In Spain the research was lead by the EUREKA partner – Deusto University. In the online survey 32 students took part as well as 40 practitioners. Two focus groups were organised and two in-depth interviews.
The research has shown that the term ‘Urban Innovator’ is more preferred in Spanish context. Yet, there are still different interpretations of its meaning as it is used both in more traditional (top-down) urban planning and when speaking about new tools and insights. Urban innovation is regarded as an emerging field within urban regeneration that confronts new challenges that our cities facing. Despite the existence of the term, many practitioners (Urban Innovators) do not recognise themselves as such.
In terms of job offers, jobs within urban regeneration are mainly commissioned by local administration that focus on traditional, more technical aspects of the work. Soft skills related to the job are often regarded as beneficial but not primary demand. Yet, the recognition of the need for a new professional profile is slowly emerging as there are already some examples, usually CEOs of large city councils, such as Valencia or Barcelona. The private sector, on the other hand, is less open to a new profile and tends to work with traditional profiles. Yet, urban regeneration processes are happening within new emerging initiatives, often NGOs, social enterprises, small companies with their own spaces.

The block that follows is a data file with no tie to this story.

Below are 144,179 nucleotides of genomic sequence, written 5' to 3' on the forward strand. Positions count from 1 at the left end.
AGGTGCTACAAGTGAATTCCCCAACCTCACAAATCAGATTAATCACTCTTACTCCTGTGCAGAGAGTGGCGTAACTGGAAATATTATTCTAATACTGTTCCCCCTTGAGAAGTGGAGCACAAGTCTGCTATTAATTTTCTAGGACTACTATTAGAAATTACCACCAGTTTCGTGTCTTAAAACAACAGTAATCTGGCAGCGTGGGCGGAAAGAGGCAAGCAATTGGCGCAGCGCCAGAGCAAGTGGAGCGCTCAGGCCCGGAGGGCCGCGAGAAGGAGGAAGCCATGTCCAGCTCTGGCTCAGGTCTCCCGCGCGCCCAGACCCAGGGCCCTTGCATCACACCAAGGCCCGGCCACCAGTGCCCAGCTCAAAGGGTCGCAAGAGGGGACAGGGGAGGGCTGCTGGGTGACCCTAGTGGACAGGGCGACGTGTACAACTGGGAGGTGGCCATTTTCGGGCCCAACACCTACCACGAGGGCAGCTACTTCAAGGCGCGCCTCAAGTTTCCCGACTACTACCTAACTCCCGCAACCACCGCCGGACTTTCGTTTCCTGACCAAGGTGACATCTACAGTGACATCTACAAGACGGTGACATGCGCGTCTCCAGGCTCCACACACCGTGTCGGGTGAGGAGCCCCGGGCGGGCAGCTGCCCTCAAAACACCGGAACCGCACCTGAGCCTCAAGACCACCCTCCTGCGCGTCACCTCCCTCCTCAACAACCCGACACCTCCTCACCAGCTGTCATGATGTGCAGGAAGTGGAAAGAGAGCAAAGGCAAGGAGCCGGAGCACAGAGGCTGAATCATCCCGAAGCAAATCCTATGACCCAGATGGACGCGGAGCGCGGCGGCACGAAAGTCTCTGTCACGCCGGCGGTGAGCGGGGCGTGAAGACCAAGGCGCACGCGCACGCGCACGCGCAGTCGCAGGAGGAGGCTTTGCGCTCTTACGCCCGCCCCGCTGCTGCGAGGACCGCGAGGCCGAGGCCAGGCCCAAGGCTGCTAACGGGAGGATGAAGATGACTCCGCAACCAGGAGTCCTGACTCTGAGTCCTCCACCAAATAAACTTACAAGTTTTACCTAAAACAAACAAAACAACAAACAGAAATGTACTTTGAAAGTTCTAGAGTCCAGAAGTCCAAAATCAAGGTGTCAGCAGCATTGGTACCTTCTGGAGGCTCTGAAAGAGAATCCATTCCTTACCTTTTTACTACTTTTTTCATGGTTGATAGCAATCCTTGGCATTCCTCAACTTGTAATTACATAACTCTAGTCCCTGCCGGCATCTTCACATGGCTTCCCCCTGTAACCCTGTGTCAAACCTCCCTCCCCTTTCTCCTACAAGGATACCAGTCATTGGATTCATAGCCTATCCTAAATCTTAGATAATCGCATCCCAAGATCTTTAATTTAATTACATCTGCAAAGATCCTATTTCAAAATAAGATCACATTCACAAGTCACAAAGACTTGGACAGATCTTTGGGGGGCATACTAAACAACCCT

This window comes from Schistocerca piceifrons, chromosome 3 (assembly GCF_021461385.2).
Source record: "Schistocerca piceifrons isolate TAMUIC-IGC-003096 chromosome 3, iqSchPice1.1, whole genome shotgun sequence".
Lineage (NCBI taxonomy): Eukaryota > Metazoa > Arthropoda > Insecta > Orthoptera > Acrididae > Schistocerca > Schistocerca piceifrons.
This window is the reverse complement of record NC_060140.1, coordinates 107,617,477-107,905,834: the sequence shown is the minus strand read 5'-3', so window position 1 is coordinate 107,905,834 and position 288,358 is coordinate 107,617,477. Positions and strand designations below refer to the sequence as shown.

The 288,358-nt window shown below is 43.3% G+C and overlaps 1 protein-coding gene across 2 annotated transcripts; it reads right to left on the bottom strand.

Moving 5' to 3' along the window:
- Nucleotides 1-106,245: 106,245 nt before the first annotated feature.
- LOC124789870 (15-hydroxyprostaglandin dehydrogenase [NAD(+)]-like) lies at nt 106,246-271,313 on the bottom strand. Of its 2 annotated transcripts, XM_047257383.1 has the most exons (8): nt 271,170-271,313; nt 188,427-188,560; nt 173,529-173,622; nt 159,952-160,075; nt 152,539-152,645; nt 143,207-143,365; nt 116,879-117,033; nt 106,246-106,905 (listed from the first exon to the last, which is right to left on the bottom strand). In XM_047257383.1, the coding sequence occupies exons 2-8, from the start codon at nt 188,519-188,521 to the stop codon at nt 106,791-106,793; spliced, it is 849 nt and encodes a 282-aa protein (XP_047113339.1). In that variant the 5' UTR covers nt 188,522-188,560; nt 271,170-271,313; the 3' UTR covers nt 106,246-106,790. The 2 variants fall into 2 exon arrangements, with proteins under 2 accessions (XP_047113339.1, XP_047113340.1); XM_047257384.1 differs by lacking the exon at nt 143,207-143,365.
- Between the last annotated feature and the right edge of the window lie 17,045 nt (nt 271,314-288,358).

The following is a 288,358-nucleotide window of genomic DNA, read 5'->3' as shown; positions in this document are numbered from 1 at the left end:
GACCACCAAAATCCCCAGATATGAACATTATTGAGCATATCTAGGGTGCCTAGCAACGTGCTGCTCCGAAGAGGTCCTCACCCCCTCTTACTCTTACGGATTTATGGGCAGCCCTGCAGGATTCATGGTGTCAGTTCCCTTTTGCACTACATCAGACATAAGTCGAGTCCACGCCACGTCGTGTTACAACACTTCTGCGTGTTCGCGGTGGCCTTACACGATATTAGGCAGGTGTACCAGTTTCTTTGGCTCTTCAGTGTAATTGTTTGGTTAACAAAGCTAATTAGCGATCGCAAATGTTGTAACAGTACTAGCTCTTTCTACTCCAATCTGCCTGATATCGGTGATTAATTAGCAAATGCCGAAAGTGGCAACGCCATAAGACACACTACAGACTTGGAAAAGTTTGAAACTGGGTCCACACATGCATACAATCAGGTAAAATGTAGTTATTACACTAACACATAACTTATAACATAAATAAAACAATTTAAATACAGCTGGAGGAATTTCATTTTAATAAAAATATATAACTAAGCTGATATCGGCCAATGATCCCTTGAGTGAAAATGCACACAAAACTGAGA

In terms of education, training offers are diverse and multiple within formal and informal frameworks. Formal education primarily focuses on physical transformation of the buildings. Programmes that include innovation also cover welfare, public funding, governance and social inclusion. While the informal sector works more with citizen-engagement and hands-on designing and placemaking. Yet, organisations offering such education do not have any clear profiling for such courses.